My children are fortunate to grow up surrounded by nature, thus they have a natural attachment to the environment around them. As an avid hiker, I have always found spots in the woods that felt sacred to me and somehow spoke to my soul. My children have inherited my affinity for these sacred spots.
At six weeks postpartum, I was cleared by my midwives to resume hiking. Strapping my young babe in the Baby Bjorn, we visited our sacred grove of yew trees. Yew trees are not common here in northern CA, and they only grow in moist creek beds. The bark is an amazing shed of red, and we are blessed with the biggest yew tree we have ever seen on our property. The yew bark is used in cancer drugs, and this is my favorite tree to hug and whisper my prayers into its bark. It is my guardian, and now it is my children’s protector too. This grove is a special place, with ancient grapevines dangling from douglas fir trees and mature oaks, with two seasonal streams meeting in the grove. My daughter has suggested placing a Buddha statue in our sacred spot or hanging prayer flags, but in the end, we decided that our sacred spot is perfect the way it is.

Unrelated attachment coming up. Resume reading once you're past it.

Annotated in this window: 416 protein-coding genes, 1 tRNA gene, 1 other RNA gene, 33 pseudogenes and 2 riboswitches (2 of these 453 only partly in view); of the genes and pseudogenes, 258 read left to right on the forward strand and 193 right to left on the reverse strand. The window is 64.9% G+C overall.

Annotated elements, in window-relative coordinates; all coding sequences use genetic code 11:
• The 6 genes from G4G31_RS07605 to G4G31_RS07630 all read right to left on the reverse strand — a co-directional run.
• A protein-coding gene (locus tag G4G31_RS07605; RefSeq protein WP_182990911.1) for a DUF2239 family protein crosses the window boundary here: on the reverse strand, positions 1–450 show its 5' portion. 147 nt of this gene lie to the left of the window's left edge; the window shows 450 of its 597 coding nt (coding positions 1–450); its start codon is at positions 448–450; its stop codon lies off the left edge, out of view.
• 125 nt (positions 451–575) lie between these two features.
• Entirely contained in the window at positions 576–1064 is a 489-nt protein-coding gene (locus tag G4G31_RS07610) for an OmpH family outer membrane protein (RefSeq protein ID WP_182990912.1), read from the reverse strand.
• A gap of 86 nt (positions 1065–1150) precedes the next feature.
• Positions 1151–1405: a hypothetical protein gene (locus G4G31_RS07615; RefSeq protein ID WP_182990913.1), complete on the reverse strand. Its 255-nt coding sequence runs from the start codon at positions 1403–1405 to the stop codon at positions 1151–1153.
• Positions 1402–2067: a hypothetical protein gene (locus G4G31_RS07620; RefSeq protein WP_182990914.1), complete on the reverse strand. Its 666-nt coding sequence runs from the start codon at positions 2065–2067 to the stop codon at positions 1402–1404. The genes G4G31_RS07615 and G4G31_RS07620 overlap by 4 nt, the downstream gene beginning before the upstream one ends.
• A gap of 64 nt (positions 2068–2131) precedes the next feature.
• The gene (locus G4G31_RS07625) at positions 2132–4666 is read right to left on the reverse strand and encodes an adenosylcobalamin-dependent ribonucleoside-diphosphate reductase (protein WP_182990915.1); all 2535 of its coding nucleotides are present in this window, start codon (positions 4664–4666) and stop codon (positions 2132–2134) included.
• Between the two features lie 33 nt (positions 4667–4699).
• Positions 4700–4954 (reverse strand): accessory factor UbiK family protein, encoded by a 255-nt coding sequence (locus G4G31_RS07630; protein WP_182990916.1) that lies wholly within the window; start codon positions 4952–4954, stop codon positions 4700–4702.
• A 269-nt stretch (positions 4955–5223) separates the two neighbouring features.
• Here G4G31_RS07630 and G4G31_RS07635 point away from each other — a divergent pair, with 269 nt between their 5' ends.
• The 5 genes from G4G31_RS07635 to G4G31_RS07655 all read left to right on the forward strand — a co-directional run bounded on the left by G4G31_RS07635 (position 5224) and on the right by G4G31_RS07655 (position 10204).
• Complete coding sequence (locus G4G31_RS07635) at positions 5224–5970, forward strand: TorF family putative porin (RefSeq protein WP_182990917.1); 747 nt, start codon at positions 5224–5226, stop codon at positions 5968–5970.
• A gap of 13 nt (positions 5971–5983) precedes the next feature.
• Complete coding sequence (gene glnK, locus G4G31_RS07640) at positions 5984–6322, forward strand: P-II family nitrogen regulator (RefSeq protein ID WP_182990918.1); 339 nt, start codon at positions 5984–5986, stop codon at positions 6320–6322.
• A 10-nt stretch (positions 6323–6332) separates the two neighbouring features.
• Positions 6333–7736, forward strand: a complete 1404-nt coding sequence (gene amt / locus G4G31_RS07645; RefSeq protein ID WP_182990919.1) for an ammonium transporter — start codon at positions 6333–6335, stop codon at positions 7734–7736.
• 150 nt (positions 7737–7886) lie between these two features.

Each person’s sacred spot is personal. Children need to have a sacred spot in nature to foster an attachment to nature, and thus have a symbiotic relationship as protector and protectee of the environment. As a teacher, I encouraged children to write about the special places they knew in nature and express their feelings towards this unique place. The stories children wrote were beautiful.
You do not need to live in the middle of the woods to have a sacred natural spot. As a child, my spot was a cave two hours from my home. The point is to take your children into the wilderness, let them experience nature, and perhaps, they will find that spot that speaks to them of the sacredness of life.